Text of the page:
Almanac Literary – ‘Moratorium’ Scene 3: Extract and conscription deferral.




Following the interest shown firstly with Glen’s article on the fiftieth anniversary of the moratorium and also the extract of the play I had written about the march and conscription, I decided to submit part of the final scene. It gives an indication of lives changed forty years after conscription and the Vietnam. I have also written about  my own relief at not being drafted into the Army.


In my previous article I mentioned I had worked in the Army Department at Albert Park Barracks from 1966-1969. I wasn’t called up for National Service but I worked alongside people who were, and of course I had a lot of mates my age who did have their birthday marble drawn out of the barrel.


1966 was the year of the Saints. The people I worked with were mainly locals and mad Saints’ supporters so the celebrations rolled on that year and into the next year. I had my own celebration after missing out on being drafted.


If someone had tapped me on the shoulder then and told me that my Bulldogs were due to win their second premiership, but it might take fifty years, I wouldn’t know whether to laugh or cry.


The conscription deferral notice that arrived in the mail for me as a nineteen year-old could have been renamed the Freedom Notice. It was better than finding Willy Wonka’s Golden Ticket.


Instead of saying you are not required to report for National Service training it could have been worded quite differently. To use a military expression, it was a case of ‘ as you were soldier’.


  • You will continue to live in your share-house with your disreputable mates.
  • Parties will be held throughout the week and your weekend festivities will commence as usual on Thursdays.
  • Any friend who has been called up in the Army and is on leave will be welcomed any time day or night at the share-house along with his Army buddies.
  • There will be no need to study and improve your qualifications because there is plenty of unskilled clerical jobs for you in the Public Service.


Please note that these freedom -ticket requirements will expire on 2nd December 1972. A new Labor Government will be installed after 23 years in the wilderness.  The enlightened Prime Minister will provide the financial means for you to attend university if you so desire. You are expected to be married with one child by then, as well as attending night-school preparing for tertiary education.


This freedom-ticket is valid in all States. It will be useful when you have a brain-fade in three years time and leave your secure employment to travel around Australia.


I recently googled the Melbourne moratorium march of 1970 to get the exact date. It was May 7th. I clicked on an ABC report from someone who was right in the middle of the crowd of marchers. I can recommend it to anyone who is interested to see who were actually marching at that time or even just to see the 1970 Melbourne streetscape. There were brief interviews with students, workers and middle-aged mums and dads. There was a sense of wanting to be involved to stop the war with their ‘ NIXON IS A KILLER’ signs, but also a feeling ‘of what do we do next’. It was a diverse crowd which seemed excited, but a bit bewildered being part of this historical event in Melbourne.


Back to my one-act play called Moratorium. For those who came in late, Scene 1 introduced the three characters who met on the eve of the first moratorium march. Margo, the Monash University Arts student, was trying to convince her two 19 year old friends to attend the march. Colin, who was studying environmental- science at Melbourne University, was not going to march and was prepared to be enlisted in the Army if he was conscripted.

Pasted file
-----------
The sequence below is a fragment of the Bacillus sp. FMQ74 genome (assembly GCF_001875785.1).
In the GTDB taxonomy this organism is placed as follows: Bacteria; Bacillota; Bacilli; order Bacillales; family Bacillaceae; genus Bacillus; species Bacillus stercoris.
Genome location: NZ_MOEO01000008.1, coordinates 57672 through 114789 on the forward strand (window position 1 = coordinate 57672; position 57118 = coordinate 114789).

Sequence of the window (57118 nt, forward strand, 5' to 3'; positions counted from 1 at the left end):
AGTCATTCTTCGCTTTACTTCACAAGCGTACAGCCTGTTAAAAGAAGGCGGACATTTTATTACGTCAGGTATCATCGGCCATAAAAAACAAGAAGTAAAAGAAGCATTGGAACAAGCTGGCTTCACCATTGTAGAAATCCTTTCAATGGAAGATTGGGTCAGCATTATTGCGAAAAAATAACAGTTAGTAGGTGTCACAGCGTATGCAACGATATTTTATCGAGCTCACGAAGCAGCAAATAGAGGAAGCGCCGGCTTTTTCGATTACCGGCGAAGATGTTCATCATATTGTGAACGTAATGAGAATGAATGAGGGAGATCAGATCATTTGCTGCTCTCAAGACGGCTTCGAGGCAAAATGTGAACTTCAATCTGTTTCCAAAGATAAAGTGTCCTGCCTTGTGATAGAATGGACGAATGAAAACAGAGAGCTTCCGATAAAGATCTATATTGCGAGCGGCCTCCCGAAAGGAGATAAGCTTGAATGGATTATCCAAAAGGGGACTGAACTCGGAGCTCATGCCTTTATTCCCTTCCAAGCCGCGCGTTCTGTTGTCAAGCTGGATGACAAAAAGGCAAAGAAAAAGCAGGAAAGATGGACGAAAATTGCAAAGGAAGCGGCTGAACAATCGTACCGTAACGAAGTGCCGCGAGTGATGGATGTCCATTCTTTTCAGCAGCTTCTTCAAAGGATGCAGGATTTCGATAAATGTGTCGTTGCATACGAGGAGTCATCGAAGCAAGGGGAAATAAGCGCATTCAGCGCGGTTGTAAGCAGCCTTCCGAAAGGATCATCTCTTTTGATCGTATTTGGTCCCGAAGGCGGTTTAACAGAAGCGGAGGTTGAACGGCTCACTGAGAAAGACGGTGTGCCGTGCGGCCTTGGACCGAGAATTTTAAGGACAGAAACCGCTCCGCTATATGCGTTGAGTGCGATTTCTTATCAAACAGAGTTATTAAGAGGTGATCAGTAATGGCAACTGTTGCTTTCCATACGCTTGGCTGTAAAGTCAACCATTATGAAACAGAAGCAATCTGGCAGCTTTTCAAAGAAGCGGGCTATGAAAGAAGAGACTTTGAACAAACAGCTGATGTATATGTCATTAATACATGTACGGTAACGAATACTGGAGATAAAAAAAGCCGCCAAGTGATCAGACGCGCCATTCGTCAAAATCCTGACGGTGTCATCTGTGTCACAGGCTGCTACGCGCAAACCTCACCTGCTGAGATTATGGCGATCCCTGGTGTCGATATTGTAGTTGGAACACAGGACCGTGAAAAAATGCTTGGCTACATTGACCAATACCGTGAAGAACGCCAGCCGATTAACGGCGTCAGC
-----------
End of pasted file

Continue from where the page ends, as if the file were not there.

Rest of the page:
Garry eventually agreed to march with Margo  ‘just to go to the booze-up afterwards’ . The laid-back musician and barman had made up his mind to go on the run if he was called up.


He became politically aware while in hiding and became an activist in the anti-war movement.


Scene 2  one year later involved Colin in uniform back at Margo’s place ready to fly out to Vietnam the following day. Margo was still deciding if she would be part of the second moratorium march. Garry had fled to one of the mining towns in Western Australia after he was called up for National Service.


Scene 3 is set forty years later at a funeral-service in Melbourne for Garry.







  1. Forty years after the first moratorium, a funeral service for GARRY is being held at a Salvation Army hall in Melbourne. The first person to approach the lectern is GARRY’S nephew TRAVIS BAKER.



TRAVIS:  I’d like to welcome everyone here to celebrate the life of my uncle. They say I am very

much like my uncle when he was my age. I don’t think I possessed half the qualities he

had, so perhaps I just looked like him. Forty years ago he was part of the conscription

process during the Vietnam War. I had to google conscription to find out all about it.

Aunty Margo was a student at the time so she filled in the gaps about my uncle and his

mates registering for National Service. It sounds like something that would happen

under a dictatorship, or a third-world country. But it was government policy in

Australia during the 1960s and ’70s to conscript 20-year-olds.

You have to remember that the voting age was 21 back then so people like my uncle

could not vote out a government that wanted to send them to war. Aunty Margo was

part of the first moratorium march to protest against the war and conscription.

Moratorium. I’m not sure what it means either, but I do know marches around the

capital cities in Australia made people stop and think about the atrocity of that war and

hopefully helped to bring a quicker end to it.



So Uncle Garry and his friends had their lives disrupted just as they were starting

their careers, or for some of the lucky ones, enrolling at university. All the more

amazing that Garry was able to return to study when it was all over and gain

qualifications in medicine that took him all around the world.